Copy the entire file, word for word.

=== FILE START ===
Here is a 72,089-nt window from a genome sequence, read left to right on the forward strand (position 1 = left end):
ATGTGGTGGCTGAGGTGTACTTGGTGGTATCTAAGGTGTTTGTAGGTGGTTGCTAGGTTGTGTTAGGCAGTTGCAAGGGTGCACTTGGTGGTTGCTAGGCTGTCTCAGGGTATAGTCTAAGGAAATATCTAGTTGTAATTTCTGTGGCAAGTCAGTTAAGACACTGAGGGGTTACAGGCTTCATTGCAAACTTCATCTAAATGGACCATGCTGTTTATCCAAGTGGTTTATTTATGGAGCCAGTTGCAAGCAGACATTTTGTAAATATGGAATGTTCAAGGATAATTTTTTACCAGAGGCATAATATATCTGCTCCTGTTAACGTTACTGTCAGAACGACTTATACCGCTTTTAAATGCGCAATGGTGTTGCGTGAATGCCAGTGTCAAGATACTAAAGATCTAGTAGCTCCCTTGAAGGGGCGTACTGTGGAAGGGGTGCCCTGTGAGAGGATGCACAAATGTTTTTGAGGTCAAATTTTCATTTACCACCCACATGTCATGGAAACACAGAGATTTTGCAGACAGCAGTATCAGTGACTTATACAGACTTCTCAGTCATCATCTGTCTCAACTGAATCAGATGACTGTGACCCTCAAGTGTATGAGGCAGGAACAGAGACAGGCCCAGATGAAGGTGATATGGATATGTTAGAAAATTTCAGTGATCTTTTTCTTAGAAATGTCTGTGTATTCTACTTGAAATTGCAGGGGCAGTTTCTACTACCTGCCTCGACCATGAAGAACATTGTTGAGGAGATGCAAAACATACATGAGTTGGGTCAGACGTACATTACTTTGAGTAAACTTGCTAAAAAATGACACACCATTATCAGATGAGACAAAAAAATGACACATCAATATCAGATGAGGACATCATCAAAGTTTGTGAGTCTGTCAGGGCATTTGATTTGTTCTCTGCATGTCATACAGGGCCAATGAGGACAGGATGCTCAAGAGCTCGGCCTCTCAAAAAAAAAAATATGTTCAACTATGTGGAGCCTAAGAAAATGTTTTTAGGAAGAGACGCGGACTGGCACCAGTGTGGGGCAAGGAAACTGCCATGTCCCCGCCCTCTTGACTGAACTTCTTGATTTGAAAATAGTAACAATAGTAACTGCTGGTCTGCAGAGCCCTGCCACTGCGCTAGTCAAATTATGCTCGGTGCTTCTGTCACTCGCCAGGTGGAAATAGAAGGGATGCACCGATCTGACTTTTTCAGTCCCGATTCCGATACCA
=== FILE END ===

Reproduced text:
Here is a 72,089-nt window from a genome sequence, read left to right on the forward strand (position 1 = left end):
ATGTGGTGGCTGAGGTGTACTTGGTGGTATCTAAGGTGTTTGTAGGTGGTTGCTAGGTTGTGTTAGGCAGTTGCAAGGGTGCACTTGGTGGTTGCTAGGCTGTCTCAGGGTATAGTCTAAGGAAATATCTAGTTGTAATTTCTGTGGCAAGTCAGTTAAGACACTGAGGGGTTACAGGCTTCATTGCAAACTTCATCTAAATGGACCATGCTGTTTATCCAAGTGGTTTATTTATGGAGCCAGTTGCAAGCAGACATTTTGTAAATATGGAATGTTCAAGGATAATTTTTTACCAGAGGCATAATATATCTGCTCCTGTTAACGTTACTGTCAGAACGACTTATACCGCTTTTAAATGCGCAATGGTGTTGCGTGAATGCCAGTGTCAAGATACTAAAGATCTAGTAGCTCCCTTGAAGGGGCGTACTGTGGAAGGGGTGCCCTGTGAGAGGATGCACAAATGTTTTTGAGGTCAAATTTTCATTTACCACCCACATGTCATGGAAACACAGAGATTTTGCAGACAGCAGTATCAGTGACTTATACAGACTTCTCAGTCATCATCTGTCTCAACTGAATCAGATGACTGTGACCCTCAAGTGTATGAGGCAGGAACAGAGACAGGCCCAGATGAAGGTGATATGGATATGTTAGAAAATTTCAGTGATCTTTTTCTTAGAAATGTCTGTGTATTCTACTTGAAATTGCAGGGGCAGTTTCTACTACCTGCCTCGACCATGAAGAACATTGTTGAGGAGATGCAAAACATACATGAGTTGGGTCAGACGTACATTACTTTGAGTAAACTTGCTAAAAAATGACACACCATTATCAGATGAGACAAAAAAATGACACATCAATATCAGATGAGGACATCATCAAAGTTTGTGAGTCTGTCAGGGCATTTGATTTGTTCTCTGCATGTCATACAGGGCCAATGAGGACAGGATGCTCAAGAGCTCGGCCTCTCAAAAAAAAAAATATGTTCAACTATGTGGAGCCTAAGAAAATGTTTTTAGGAAGAGACGCGGACTGGCACCAGTGTGGGGCAAGGAAACTGCCATGTCCCCGCCCTCTTGACTGAACTTCTTGATTTGAAAATAGTAACAATAGTAACTGCTGGTCTGCAGAGCCCTGCCACTGCGCTAGTCAAATTATGCTCGGTGCTTCTGTCACTCGCCAGGTGGAAATAGAAGGGATGCACCGATCTGACTTTTTCAGTCCCGATTCCGATACCA